Review: Gerald's Game
In a year of truly great (IT, 1922) and not-so-great (The Dark Tower) Stephen King adaptations, you’d think any other King adaptation would be wholly unnecessary at this point. Well, you’d be wrong. So very wrong. Director Mike Flanagan’s (Hush, Oculus) adaptation of Gerald’s Game is not only one of the best films based on King’s work, it’s one of the best movies of the year full-stop.
Based on the 1992 novel, the story is initially shocking and seemingly unadaptable, on paper; a couple looking to re-ignite their relationship go out to their secluded lakeside cabin and the wife ends up chained up to their bed after her husband dies.
The story is contained, at first, with Carla Gugino and Bruce Greenwood playing the in-a-rut couple, Jessie and Gerald. We’re with these two for most of the runtime—plus a stray dog who craves fresh meat. After Gerald pushes things too far, he suffers a heart attack and dies next to a chained-up Jessie; he comes back as a vision of Jessie’s own creation who, along with a vision of herself, reassures her and casts doubt she’ll make it out alive.
Similar to Buried and Locke, Gerald’s Game ticking time clock, enclosed drama works incredibly well. Along with that, the film takes a step back and becomes an effective portrait of a woman fighting against the repressive powers in her life. Gerald’s domination rape kink causes the fight that leads to his heart attack; the trauma of the event causes Jessie to confront a moment in her life when she was sexually assaulted. In an especially King-ian adaption like this, co-writer Jeff Howard and co-writer/director Mike Flanagan do not take serious elements lightly, jumping back and forth from the bedroom to flashbacks to Jessie’s past, all anchored by Carla Gugino’s spectacular performance.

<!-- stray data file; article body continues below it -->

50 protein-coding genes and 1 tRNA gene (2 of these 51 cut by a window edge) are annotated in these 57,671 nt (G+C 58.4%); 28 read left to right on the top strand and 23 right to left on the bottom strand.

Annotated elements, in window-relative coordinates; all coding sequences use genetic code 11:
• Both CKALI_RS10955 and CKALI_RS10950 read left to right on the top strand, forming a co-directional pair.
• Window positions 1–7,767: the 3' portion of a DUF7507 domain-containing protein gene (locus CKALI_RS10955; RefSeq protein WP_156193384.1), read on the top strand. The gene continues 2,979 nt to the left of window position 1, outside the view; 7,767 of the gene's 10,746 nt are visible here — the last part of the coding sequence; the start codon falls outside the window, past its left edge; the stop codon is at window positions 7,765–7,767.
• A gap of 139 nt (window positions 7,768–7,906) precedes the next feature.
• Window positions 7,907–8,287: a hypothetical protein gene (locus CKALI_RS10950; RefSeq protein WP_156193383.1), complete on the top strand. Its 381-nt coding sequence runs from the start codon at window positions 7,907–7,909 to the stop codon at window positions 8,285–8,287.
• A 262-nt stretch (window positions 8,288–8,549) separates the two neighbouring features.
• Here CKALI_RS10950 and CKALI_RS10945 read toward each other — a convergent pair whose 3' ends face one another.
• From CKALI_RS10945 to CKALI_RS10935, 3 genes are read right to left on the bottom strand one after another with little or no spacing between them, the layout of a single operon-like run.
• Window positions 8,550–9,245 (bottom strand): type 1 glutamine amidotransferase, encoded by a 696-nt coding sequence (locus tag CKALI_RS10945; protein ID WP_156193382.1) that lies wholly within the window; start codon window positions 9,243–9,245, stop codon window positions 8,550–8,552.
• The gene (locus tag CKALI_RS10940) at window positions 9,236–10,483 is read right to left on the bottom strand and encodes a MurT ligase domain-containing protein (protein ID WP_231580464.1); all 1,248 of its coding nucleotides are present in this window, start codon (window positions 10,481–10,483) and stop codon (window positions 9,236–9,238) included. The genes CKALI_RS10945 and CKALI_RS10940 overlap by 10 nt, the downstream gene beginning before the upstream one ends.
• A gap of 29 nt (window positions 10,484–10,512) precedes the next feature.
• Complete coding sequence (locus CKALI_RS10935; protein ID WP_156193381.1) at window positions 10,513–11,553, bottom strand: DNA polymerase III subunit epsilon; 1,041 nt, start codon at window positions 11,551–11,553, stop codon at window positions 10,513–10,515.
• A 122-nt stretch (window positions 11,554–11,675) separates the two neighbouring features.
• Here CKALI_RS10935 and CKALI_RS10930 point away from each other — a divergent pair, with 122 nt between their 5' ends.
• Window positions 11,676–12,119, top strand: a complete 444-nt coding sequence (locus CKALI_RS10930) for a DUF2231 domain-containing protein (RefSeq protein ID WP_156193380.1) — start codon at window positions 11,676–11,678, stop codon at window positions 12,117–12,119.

‘Jessie Prime’ or ‘Jessie A’ is an emotional wreck, struggling to stay hydrated while keeping the stray dog, who she feed raw meat to earlier, away from eating away from her dead, rotting husband. ‘Jessie B’, her own vision, has a cooler demeaner—this Jessie is her consciousness telling her to confront the situation at hand and the moment in her past that as haunted her for so long. Gugino plays each shade of Jessie with the proper compassion, attitude, and conviction—her performance as Jessie is quite possibly her career-best.
The flashbacks occur under the red glow of a solar eclipse, heightening the most horrifying moments—the sexual assault Jessie experiences as a child. Along with that, Flanagan and cinematographer Michael Fimognari use the dark to reach into Jessie’s psyche, creating imagery that’s pretty damn frightening. Carel Struycken (The Fireman in Twin Peaks) plays a haunting figure that’s sure to stand tall among King’s other monsters-come-to-life on screen.
Amongst the horror—and yes, the film does run the gamut of horror, including one of the most gnarly body horror effects ever filmed—the film has a lot to say about the domination victims face against powerful assaulters. Staying silent is easy and even necessary when dealing with the consequences, but it takes absolute courage to stand up and break free from those oppressive chains. Gerald’s Game features an all-timer performance from Gugino, while also being a love letter to powerful women; especially in our current climate, it’s required viewing.